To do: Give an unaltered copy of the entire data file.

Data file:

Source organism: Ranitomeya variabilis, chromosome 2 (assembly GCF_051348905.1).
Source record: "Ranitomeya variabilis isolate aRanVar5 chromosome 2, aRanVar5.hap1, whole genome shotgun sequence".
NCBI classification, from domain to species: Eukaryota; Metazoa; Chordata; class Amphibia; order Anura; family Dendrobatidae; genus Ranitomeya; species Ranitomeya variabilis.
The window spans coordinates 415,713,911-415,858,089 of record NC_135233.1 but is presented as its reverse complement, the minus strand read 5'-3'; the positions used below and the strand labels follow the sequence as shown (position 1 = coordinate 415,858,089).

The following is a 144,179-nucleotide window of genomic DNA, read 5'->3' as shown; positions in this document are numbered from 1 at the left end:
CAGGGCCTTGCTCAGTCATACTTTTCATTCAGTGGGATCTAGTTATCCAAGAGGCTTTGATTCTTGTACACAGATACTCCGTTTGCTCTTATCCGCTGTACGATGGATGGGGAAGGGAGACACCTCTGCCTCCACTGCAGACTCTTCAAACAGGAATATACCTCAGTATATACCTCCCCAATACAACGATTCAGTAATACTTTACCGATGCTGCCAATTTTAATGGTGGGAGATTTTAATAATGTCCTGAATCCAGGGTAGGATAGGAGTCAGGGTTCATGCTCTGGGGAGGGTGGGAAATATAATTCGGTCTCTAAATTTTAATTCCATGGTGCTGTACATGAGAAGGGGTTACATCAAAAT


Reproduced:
Source organism: Ranitomeya variabilis, chromosome 2 (assembly GCF_051348905.1).
Source record: "Ranitomeya variabilis isolate aRanVar5 chromosome 2, aRanVar5.hap1, whole genome shotgun sequence".
NCBI classification, from domain to species: Eukaryota; Metazoa; Chordata; class Amphibia; order Anura; family Dendrobatidae; genus Ranitomeya; species Ranitomeya variabilis.
The window spans coordinates 415,713,911-415,858,089 of record NC_135233.1 but is presented as its reverse complement, the minus strand read 5'-3'; the positions used below and the strand labels follow the sequence as shown (position 1 = coordinate 415,858,089).

The following is a 144,179-nucleotide window of genomic DNA, read 5'->3' as shown; positions in this document are numbered from 1 at the left end:
CAGGGCCTTGCTCAGTCATACTTTTCATTCAGTGGGATCTAGTTATCCAAGAGGCTTTGATTCTTGTACACAGATACTCCGTTTGCTCTTATCCGCTGTACGATGGATGGGGAAGGGAGACACCTCTGCCTCCACTGCAGACTCTTCAAACAGGAATATACCTCAGTATATACCTCCCCAATACAACGATTCAGTAATACTTTACCGATGCTGCCAATTTTAATGGTGGGAGATTTTAATAATGTCCTGAATCCAGGGTAGGATAGGAGTCAGGGTTCATGCTCTGGGGAGGGTGGGAAATATAATTCGGTCTCTAAATTTTAATTCCATGGTGCTGTACATGAGAAGGGGTTACATCAAAAT